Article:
Then, still at the same frequency, transient response (strain shift) was used for finding the values of transient regime fractional derivative order ( λ t ) and time constant ( τ t ), as well as refining α 0 (Figure 8). Finally, high frequency excitation (5–40 Hz) permitted extracting the values of the harmonic regime fractional derivative order ( λ d ) and time constant ( τ d ). Model parameters are listed in Table 1. It is interesting to note that the best value found for the harmonic regime fractional derivation order, λ d , is greater than 1, meaning that the associated behavior is between losses and kinetic energy, while one may expect it to be between potential energy and losses (i.e., 0 λ d 1 ). However, the fractional derivation order associated to transient regime follows this expectation quite well, with a quite small value well denoting a slowly varying process with frequency. It could also be noted that the use of the strain derivative-voltage derivative coefficient α in the characterization procedure may yield some inaccuracy in the identification procedure as a numerical differentiation is performed (in Figure 7 and Figure 8 a 10-point smoothing is applied, which, however, does not yield a significant distortion, as the sampling frequency of 1 ms is 1000 times the driving signal frequency). However, the fact that the theoretical results match these experimental data over a wide voltage range implies a quite high confidence in the found parameter values.

3.2. Results

3.2.1. Harmonic Excitation at Different Amplitudes and Frequencies

First experimental measurement set consisted in applying a 50 or 100 V driving voltage magnitude at varying frequencies. Maximal frequency is limited by the maximal output current of the E-503 amplifier [37], yielding a limit approximately equal to 55 Hz for the considered actuator and maximal driving voltage. Therefore, experimental driving frequency has been limited to 40 Hz to ensure that no distortion occurs.
Experimental results, along with model predictions (where the fractional derivatives were obtained using FOMCON toolbox [34,35]), are depicted in Figure 9. Therefore, results show very good agreement between experimentally measured responses and predicted ones. In particular, the model shows good abilities in relating the change in the hysteresis loop, as also illustrated by Figure 10a that depicts the hysteresis loop area, which appears to follow, in the considered frequency range, a rather linear increase. Such an accurate description is enabled by the fractional derivative approach along with its combination with the static model which permits shaping the hysteresis loops as well as its dependence with the driving voltage magnitude.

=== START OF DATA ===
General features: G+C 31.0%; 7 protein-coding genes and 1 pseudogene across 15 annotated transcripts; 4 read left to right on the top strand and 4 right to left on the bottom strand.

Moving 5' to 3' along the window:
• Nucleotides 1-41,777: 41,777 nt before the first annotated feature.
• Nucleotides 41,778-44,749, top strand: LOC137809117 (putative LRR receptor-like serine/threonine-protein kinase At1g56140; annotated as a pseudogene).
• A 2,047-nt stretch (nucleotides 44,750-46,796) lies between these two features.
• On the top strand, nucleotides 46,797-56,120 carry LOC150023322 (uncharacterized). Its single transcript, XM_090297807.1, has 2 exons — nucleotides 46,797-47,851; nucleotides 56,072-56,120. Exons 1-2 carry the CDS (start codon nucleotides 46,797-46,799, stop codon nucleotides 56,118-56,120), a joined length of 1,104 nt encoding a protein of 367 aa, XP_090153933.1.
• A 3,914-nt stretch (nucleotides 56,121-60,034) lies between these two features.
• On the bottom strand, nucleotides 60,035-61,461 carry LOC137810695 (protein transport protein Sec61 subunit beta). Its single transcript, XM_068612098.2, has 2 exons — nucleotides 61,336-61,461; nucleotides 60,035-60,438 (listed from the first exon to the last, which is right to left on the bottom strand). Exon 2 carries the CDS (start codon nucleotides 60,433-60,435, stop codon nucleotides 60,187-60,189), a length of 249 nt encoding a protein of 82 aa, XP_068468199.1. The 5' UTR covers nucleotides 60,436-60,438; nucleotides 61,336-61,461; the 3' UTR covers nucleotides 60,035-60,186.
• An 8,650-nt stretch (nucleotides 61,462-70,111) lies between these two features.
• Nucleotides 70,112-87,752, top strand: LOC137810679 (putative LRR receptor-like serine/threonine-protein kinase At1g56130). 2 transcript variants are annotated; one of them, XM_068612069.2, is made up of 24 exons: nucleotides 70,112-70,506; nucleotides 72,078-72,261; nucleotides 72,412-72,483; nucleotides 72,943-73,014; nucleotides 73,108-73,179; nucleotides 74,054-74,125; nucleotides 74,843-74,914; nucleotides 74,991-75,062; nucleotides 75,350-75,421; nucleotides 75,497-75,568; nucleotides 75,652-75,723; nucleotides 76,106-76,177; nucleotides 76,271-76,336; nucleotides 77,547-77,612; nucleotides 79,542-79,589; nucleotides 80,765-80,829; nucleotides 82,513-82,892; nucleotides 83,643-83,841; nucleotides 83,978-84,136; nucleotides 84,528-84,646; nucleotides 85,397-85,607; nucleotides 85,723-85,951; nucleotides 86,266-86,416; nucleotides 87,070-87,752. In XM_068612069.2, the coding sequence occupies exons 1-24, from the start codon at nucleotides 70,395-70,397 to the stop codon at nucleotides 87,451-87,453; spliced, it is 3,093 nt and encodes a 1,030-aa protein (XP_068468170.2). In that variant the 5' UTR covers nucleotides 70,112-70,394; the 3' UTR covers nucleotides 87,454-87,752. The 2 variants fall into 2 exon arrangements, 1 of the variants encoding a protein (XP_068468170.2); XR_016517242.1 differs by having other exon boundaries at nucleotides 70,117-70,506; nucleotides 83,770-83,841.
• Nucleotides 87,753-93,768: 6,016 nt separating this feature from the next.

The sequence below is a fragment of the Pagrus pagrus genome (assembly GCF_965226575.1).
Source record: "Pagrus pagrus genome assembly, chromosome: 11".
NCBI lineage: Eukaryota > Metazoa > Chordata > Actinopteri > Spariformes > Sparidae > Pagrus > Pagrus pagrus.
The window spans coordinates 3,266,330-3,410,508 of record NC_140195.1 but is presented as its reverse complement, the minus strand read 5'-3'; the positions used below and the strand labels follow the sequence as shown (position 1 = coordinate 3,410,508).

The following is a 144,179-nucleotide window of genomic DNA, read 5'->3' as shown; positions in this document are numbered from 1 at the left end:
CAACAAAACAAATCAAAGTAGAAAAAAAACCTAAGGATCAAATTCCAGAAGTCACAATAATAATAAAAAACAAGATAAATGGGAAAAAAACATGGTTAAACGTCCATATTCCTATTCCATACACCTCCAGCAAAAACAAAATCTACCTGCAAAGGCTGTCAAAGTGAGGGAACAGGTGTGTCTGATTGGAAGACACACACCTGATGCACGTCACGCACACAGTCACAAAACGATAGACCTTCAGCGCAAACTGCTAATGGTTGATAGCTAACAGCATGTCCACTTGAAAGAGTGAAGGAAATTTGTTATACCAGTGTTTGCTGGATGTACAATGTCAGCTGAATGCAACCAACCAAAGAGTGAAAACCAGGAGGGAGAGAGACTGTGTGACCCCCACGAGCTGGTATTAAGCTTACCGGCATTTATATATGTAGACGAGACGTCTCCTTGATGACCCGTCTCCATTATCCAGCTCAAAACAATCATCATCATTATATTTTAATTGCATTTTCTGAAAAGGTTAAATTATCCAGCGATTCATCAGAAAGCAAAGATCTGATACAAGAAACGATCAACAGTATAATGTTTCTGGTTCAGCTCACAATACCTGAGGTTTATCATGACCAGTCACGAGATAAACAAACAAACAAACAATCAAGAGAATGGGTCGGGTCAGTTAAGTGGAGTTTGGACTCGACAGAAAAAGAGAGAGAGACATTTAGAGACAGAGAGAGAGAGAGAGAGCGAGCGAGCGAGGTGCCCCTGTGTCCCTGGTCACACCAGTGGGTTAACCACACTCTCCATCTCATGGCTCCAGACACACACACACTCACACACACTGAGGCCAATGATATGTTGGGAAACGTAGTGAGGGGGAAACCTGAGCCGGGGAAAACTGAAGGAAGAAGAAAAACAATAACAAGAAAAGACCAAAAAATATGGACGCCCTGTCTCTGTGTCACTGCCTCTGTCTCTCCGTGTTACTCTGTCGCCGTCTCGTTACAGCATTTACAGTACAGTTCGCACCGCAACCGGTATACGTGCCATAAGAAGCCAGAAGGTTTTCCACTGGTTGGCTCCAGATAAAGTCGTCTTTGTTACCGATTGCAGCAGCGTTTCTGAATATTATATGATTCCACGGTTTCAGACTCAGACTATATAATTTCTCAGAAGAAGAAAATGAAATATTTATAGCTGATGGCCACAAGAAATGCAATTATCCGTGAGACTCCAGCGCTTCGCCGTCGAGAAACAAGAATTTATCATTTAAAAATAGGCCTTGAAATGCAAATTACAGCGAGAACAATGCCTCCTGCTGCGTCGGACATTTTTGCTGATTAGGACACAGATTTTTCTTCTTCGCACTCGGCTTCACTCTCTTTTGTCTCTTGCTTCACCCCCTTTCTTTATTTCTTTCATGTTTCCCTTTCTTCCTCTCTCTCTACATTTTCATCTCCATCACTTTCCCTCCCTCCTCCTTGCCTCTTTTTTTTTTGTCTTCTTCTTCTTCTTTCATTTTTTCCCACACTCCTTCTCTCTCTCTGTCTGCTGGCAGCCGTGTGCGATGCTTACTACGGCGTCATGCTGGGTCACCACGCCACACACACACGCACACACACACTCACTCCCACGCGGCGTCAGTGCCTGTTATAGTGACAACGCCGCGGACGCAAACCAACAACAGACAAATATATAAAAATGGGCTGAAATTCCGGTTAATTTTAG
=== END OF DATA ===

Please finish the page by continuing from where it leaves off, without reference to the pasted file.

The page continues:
In addition to this harmonic regime consideration, the transient stage, which yields a bias in the strain response in spite of zero minimal voltage due to accommodation and stabilization effects for instance, is also well related by the proposed approach. This can also be demonstrated by the zero-voltage strain depicted in Figure 10b. Again, this ability of relating transient regime are permitted by the fractional derivative included in the quasi-static hysteresis model; considering a first-order integer derivative would lead to a transient regime that would exhibit too important variations in the strain shift as the frequency is changing.

3.2.2. Varying Voltage Magnitude

In addition to the previously exposed harmonic response, the second experimental investigation aimed at assessing the effect of a non-sinusoidal excitation, by introducing a vanishing envelope to the driving voltage (Figure 11). Considering a center frequency of 1 Hz, results are shown in Figure 12, both in terms of voltage–strain curve and strain time-domain waveforms. Again, good agreement between experimental measurements and model prediction can be observed, with a slight overestimation of the strain when considering the theoretical analysis. Still, the model quite accurately relates the hysteretic effect of the actuator, including minor loops. It can be noted that while the sole quasi-static model would yield minor loops sticking to the main one, the introduction of time-dependent fractional derivatives allows predicting detachment of such minor loops from the main path, as well as smooth strain rate reversal.